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NEWSOM STAYS: Governor survives California's recall election that posed the biggest threat yet to his leadership

Business Insider logo Business Insider 4 days ago gpanetta@businessinsider.com (Grace Panetta)
Gavin Newsom holding a sign: Gov. Gavin Newsom at a campaign event with Vice President Kamala Harris on September 8 in San Leandro, California. Justin Sullivan/Getty Images © Justin Sullivan/Getty Images Gov. Gavin Newsom at a campaign event with Vice President Kamala Harris on September 8 in San Leandro, California. Justin Sullivan/Getty Images

Insider and Decision Desk HQ are projecting that Gov. Gavin Newsom will survive the California gubernatorial recall. Decision Desk called the race at 8:21 p.m. PT on Tuesday. Per this projected call, Newsom will remain governor of California.

Larry Elder et al. posing for the camera: Larry Elder was Newsom's most prominent challenger. Hans Gutknecht/MediaNews Group/Los Angeles Daily News via Getty Images © Hans Gutknecht/MediaNews Group/Los Angeles Daily News via Getty Images Larry Elder was Newsom's most prominent challenger. Hans Gutknecht/MediaNews Group/Los Angeles Daily News via Getty Images

How the recall works and what was at stake:

California is one of 19 states where voters unhappy with the direction of their state can kick their leaders to the curb before a regularly scheduled election.

Californians last recalled a governor in 2003, when voters booted Gov. Gray Davis out of office and chose the actor Arnold Schwarzenegger to replace him. Issues including an energy crisis and rolling blackouts, a controversial car tax, and a sluggish economy following the dot-com bust dominated that election.

This time, Republican activists' efforts to recall Newsom were buoyed by disapproval of his handling of the COVID-19 pandemic and frustration with the administration's COVID-19 restrictions. Other issues defining the recall include the increasing unaffordability of housing in the state and extreme weather events like wildfires.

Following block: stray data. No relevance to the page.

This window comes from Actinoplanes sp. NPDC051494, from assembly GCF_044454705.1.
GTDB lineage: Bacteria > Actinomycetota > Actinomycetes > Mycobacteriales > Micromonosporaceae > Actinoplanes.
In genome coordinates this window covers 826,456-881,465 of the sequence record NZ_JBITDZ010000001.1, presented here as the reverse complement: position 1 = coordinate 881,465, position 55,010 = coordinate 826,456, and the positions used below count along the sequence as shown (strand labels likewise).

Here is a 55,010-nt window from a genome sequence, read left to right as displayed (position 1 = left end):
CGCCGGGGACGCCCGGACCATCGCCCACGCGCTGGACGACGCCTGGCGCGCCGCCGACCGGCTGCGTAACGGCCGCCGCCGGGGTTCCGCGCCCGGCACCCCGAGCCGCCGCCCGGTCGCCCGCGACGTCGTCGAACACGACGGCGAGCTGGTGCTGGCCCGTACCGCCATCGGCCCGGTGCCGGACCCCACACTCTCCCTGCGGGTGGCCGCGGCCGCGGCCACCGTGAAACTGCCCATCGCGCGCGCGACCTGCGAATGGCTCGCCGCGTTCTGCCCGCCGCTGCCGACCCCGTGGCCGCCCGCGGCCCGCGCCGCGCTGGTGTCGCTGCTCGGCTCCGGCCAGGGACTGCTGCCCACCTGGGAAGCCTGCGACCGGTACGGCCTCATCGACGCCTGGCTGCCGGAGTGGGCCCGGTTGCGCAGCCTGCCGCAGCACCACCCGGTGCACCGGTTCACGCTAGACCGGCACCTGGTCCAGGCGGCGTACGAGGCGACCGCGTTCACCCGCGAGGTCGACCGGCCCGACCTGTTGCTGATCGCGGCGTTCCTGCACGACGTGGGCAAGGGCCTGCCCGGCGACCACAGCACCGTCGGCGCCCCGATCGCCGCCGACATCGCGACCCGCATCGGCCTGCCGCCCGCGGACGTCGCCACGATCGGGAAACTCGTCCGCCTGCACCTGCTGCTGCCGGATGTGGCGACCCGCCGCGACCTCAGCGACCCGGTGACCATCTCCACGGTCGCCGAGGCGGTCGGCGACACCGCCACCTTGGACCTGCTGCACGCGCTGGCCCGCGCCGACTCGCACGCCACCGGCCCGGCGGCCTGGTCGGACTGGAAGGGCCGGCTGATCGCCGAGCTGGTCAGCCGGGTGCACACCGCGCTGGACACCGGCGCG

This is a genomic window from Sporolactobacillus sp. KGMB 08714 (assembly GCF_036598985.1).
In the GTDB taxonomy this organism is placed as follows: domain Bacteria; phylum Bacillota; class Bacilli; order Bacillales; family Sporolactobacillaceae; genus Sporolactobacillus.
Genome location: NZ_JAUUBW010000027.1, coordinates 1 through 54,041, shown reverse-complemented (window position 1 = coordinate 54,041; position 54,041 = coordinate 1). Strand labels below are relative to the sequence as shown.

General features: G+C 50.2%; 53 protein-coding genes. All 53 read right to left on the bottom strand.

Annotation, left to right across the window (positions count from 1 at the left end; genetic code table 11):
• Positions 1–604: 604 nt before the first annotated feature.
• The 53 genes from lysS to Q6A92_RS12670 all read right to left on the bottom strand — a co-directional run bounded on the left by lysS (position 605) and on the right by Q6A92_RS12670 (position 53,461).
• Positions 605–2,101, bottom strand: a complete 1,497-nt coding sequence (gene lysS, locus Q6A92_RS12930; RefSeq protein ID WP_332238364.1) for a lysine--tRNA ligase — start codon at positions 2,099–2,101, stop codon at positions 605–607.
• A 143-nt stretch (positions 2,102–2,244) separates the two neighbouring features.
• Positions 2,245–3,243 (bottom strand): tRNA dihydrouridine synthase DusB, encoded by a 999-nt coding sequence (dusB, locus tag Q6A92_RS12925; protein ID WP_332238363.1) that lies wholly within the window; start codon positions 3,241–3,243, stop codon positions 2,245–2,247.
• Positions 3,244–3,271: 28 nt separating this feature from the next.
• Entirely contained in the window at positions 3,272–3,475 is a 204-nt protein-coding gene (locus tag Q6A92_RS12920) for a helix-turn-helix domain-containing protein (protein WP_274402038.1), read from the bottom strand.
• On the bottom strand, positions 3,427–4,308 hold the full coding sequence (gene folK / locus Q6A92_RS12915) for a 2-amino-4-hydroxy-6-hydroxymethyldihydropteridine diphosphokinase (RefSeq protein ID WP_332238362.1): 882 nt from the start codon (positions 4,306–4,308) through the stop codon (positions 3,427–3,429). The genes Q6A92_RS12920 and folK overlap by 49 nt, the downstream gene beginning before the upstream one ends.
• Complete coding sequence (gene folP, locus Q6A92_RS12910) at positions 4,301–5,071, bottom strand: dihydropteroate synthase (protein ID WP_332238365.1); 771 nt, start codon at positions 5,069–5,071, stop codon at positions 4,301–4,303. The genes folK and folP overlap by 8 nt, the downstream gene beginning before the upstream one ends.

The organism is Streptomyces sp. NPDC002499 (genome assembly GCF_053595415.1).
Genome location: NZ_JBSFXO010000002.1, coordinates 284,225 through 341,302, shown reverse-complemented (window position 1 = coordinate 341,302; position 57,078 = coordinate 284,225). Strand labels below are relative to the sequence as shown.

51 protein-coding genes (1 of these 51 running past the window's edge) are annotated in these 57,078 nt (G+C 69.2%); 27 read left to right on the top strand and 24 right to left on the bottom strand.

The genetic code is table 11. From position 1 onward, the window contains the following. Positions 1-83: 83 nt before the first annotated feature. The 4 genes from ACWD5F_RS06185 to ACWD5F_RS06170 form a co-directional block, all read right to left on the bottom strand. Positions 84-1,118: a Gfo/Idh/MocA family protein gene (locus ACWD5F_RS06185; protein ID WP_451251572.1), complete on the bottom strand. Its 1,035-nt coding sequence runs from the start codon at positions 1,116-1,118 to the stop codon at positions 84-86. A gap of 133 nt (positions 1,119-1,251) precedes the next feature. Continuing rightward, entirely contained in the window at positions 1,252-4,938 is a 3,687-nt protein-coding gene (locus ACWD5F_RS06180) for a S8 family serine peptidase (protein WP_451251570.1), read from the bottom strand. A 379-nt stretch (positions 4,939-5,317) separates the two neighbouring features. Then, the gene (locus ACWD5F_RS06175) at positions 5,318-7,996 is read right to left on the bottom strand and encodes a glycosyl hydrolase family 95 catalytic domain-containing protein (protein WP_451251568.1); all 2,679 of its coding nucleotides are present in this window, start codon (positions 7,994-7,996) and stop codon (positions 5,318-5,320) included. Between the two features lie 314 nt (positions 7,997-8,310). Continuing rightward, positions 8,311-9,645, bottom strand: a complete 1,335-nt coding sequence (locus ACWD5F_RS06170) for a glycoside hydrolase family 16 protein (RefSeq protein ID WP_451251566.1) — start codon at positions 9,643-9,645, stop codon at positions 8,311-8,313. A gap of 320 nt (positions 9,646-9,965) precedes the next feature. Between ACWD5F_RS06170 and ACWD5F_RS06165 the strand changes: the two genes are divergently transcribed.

Video: Governor Newsom faces recall election in California (NBC News)

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Californians were faced with two questions on the ballot: whether to recall Newsom (a simple yes or no) and, if so, who should replace him. The first question failed to receive a simple "yes" majority for Newsom to get the boot. On the second question, the winner to replace him could have won with just a plurality and not a majority of the vote.

Forty-six candidates were in the running to replace Newsom, down from the 135 who ran to replace Davis in 2003.

The leading GOP contender to replace Newsom was the talk-radio host Larry Elder, who has a checkered personal past and long history of making controversial comments on the air. He led other replacement candidates by double-digits in FiveThirtyEight's polling averages.

Other Republicans running in the recall included former Mayor Kevin Faulconer of San Diego and the 2018 GOP gubernatorial nominee, John Cox. Neither the California Republican Party nor national Republicans, however, had attempted to consolidate support around a single candidate.

The reality-TV star and former Olympian Caitlyn Jenner, the YouTuber Kevin Paffrath, and a host of other minor candidates also ran in the recall.

Unlike in 2003, when Davis' lieutenant governor ran on the second ballot as an "insurance policy," Democrats chose not to put up a replacement candidate, instead urging their supporters to vote "no" on question one and leave question two blank.

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